A Major Step

By Peter Galli  |  Posted 2005-06-24 Print this article Print

on the Client Software Side"> While Microsoft has done a lot with RSS on the publishing side, this is the first major step on the client software side. Users will now also be easily able to see that there is an RSS feed on a page, and they will be able to view it in a browser and subscribe to it as "easily as it is now to put a Web site in their Favorites list. We are going to enable that in a version of Internet Explorer in Longhorn," he said.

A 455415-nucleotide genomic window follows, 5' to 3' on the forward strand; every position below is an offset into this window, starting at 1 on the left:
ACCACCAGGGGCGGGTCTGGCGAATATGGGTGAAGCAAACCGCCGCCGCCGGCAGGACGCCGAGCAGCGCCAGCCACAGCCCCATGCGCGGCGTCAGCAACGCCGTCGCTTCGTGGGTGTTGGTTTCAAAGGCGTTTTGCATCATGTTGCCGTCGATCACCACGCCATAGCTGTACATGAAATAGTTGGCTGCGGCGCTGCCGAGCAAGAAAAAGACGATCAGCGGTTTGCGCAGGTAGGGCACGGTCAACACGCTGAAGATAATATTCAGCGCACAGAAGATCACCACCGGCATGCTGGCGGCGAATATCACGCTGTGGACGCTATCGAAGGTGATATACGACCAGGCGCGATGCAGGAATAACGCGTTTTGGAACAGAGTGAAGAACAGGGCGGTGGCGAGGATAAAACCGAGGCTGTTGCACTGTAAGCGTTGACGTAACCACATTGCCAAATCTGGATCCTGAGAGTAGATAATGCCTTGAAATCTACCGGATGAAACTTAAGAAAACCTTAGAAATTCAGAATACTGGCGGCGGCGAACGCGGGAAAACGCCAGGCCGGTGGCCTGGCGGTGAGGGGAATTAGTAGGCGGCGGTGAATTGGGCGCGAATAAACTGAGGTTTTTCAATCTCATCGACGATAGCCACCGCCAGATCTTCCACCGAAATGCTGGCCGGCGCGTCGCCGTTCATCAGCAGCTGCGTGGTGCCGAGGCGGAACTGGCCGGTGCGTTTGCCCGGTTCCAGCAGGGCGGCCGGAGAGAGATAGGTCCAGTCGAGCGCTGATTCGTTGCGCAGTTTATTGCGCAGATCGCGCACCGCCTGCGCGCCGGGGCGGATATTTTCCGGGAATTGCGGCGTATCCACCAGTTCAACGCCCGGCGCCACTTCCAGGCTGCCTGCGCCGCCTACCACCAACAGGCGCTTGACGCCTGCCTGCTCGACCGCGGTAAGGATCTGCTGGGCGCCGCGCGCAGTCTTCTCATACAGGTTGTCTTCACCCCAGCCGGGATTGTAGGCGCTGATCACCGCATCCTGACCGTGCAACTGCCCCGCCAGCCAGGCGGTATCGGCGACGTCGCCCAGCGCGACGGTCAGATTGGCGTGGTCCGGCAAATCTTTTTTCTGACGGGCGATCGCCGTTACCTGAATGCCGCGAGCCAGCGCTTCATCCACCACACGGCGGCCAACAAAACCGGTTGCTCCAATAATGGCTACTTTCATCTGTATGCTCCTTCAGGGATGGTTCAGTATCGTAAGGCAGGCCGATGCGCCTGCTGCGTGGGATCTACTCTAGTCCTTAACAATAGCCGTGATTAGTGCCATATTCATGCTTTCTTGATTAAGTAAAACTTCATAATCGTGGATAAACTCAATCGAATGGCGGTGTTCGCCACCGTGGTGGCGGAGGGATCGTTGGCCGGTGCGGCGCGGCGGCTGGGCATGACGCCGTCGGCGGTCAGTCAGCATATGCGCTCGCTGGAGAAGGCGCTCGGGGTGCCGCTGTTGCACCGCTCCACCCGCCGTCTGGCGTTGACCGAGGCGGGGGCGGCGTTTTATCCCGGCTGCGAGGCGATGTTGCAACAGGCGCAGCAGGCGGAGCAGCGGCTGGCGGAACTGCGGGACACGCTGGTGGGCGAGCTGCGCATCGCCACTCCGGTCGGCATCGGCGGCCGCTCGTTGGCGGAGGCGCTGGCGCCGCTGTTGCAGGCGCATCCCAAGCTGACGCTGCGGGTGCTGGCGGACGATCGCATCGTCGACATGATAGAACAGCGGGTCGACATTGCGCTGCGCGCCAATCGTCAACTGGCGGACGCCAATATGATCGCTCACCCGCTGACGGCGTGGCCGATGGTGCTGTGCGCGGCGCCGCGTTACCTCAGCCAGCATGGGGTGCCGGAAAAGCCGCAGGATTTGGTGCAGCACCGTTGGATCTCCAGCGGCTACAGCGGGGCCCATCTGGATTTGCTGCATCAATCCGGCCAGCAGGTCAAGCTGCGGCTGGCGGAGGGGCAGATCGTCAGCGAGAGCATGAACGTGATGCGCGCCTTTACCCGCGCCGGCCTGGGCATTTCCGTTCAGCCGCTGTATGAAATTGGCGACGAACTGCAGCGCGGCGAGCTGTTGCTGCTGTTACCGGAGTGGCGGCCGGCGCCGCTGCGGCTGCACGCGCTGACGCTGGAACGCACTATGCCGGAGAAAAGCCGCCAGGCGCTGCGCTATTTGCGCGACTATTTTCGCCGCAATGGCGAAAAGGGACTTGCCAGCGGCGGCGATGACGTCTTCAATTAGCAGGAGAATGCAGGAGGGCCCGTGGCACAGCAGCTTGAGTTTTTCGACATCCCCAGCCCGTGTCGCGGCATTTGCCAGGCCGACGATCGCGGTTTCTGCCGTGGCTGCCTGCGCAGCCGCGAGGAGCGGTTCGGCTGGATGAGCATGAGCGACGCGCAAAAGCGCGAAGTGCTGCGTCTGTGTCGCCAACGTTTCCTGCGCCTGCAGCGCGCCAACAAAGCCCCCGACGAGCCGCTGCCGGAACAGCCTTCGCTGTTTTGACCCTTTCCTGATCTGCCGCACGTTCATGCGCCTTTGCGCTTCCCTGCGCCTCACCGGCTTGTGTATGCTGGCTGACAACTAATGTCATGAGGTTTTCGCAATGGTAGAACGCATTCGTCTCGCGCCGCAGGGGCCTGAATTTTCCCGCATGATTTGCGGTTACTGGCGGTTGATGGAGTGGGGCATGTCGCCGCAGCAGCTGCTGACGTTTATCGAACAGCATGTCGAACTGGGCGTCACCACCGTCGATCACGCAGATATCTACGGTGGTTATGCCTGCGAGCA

Click here to read about RSS tools planned for Longhorn and IE 7.